The election audit contract that Arizona's state Senate leaders signed with the Cyber Ninjas in March 2021 never specified that the pro-Trump firm would produce a report that included a definitive recount of the votes in 2020's presidential race. And as revealed by a close examination of the most detailed data released from the Senate review so far, the Cyber Ninjas' recount is incomplete, inaccurate, and far from definitive.
The document containing the most detailed data, "Arizona Senate Maricopa County Election Audit: Machine Paper Ballot Count Report," was prepared by Randall Pullen, former Arizona Republican Party chair and a former partner with Deloitte & Touche, a nationwide accounting firm. But an October 1 analysis by a bipartisan team of retired election auditors found the data set in Pullen's report does not account for one-third of the ballots that were hand-counted. Moreover, a line-by-line comparison of the data in Pullen's report with Maricopa County's official records shows that nearly half of the figures are missing or wrong.
On September 24, the Cyber Ninjas-led team told the Arizona Senate that Joe Biden won the election in the state's most populous county and gained 99 votes, while Donald Trump lost 261 votes. But their most detailed data presented does not account for nearly 16,000 hand-counted ballots, which is the basis of its reported presidential election results.
"What we are saying is that any discussion of the [presidential election] votes based on the hand counts is meaningless," said Benny White, a lawyer, data analyst and longtime election observer for the Arizona Republican Party. "That's our bold conclusion in this report."
"We believe our worst fears have happened—the entire exercise in hand counting ballots on lazy Susans [rotating stands] for two months, was a hoax," wrote Larry Moore, the founder and former CEO of Clear Ballot, in an October 1 blog on their latest findings.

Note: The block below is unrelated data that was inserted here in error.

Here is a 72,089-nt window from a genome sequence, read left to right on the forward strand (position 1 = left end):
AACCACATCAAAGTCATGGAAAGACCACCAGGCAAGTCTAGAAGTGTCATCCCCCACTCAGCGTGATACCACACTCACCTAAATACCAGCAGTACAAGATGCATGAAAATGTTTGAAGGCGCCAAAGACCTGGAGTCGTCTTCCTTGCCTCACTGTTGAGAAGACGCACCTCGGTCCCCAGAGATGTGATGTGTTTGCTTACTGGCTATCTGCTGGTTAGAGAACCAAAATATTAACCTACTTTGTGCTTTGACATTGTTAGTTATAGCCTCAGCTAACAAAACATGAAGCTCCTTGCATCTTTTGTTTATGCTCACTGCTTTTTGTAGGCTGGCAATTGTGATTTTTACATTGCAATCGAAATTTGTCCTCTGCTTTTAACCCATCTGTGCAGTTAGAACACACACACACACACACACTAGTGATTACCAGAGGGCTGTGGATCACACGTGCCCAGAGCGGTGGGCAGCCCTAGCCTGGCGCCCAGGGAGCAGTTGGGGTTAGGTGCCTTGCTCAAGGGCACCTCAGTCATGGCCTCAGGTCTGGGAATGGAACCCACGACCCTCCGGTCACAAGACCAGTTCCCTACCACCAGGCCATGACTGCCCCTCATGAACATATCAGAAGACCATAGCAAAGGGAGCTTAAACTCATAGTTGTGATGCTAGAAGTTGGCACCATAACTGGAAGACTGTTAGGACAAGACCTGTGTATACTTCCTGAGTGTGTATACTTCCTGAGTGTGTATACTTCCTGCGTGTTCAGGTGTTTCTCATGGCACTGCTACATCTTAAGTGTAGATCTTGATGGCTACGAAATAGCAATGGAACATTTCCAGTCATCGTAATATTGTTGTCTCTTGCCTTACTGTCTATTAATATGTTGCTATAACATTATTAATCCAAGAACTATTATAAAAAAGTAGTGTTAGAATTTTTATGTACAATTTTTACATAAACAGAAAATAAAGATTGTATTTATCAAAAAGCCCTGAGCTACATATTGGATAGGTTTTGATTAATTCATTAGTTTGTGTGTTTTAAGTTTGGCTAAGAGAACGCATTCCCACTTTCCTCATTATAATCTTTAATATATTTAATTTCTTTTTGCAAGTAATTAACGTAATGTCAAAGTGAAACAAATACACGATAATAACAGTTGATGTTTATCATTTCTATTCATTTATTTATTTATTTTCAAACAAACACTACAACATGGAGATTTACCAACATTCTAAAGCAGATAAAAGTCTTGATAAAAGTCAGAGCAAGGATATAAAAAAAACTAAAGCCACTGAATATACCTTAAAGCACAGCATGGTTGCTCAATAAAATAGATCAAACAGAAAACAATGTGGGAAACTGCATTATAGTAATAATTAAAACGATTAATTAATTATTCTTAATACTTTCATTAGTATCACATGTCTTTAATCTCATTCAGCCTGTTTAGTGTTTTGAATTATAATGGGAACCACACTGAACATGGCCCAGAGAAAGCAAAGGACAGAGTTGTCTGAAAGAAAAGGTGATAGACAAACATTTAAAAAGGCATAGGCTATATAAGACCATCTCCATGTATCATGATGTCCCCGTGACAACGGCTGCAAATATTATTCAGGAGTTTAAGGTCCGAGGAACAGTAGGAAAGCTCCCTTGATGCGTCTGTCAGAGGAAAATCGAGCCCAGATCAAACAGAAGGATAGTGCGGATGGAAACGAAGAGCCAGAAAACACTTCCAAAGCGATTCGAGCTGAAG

The Senate's comments since White and Moore released their analysis suggest that their investigators either did not reconcile all of their hand-count numbers, or perhaps never completed that vote count at all. Moreover, the Senate's contract with the Cyber Ninjas anticipated that absence of precision.
Did the Political World Fall for Another Big Lie?
On Friday, September 24, the political world breathed a sigh of relief as the Cyber Ninjas and other pro-Trump subcontractors hired by the state Senate affirmed that Joe Biden had won the election in Maricopa County, home to Phoenix and two-thirds of Arizona voters. Not only had Biden won and gained votes, but the Cyber Ninjas reported that Trump had lost votes.
Their Senate Republican sponsors praised the contractors' work and proclaimed that Arizona had set an example for other states to follow. A day later, Arizona Senate President Karen Fann issued a letter stressing the importance of the Cyber Ninjas' findings that affirmed the officially reported election results. "This is the most important and encouraging finding of the audit… This finding therefore addresses the sharpest concerns about the integrity of the certified results in the 2020 general election."
However, that claim of accuracy is undermined by another report to the Senate—not issued by the Cyber Ninjas, but by another team member, Pullen, the Senate co-liaison. That report, posted on the Senate Republican website, includes 17 pages of subtotals of five ways that the contractors sought to verify the total number of ballots.
Pullen's report compares five attempts to track and count the number of ballots from 40 storage boxes delivered to the contractors (out of 1,631 boxes delivered by Maricopa County.) Under the column heading of "ballot count," which refers to the two-month-long hand count that started in late April, Pullen's report lists 32,674 hand-counted ballots. Under the column "machine count," which refers to a tabulation on equipment purchased by the Senate in June to check the hand count's results, a total of 48,366 ballots are listed.
In other words, the most detailed document released by the Senate's team to date does not account for nearly one-third of the ballots used to recount and attest to the election's results. Pullen's presentation before the Senate on September 24 did not mention this discrepancy.
The outside auditors also compared ballot-count data in Pullen's report with Maricopa County's official election records—all are public documents—and found "the errors are numerous. Out of 260 count records included in the report, 124 records have some sort of error. This results in an error rate of 47.7 percent."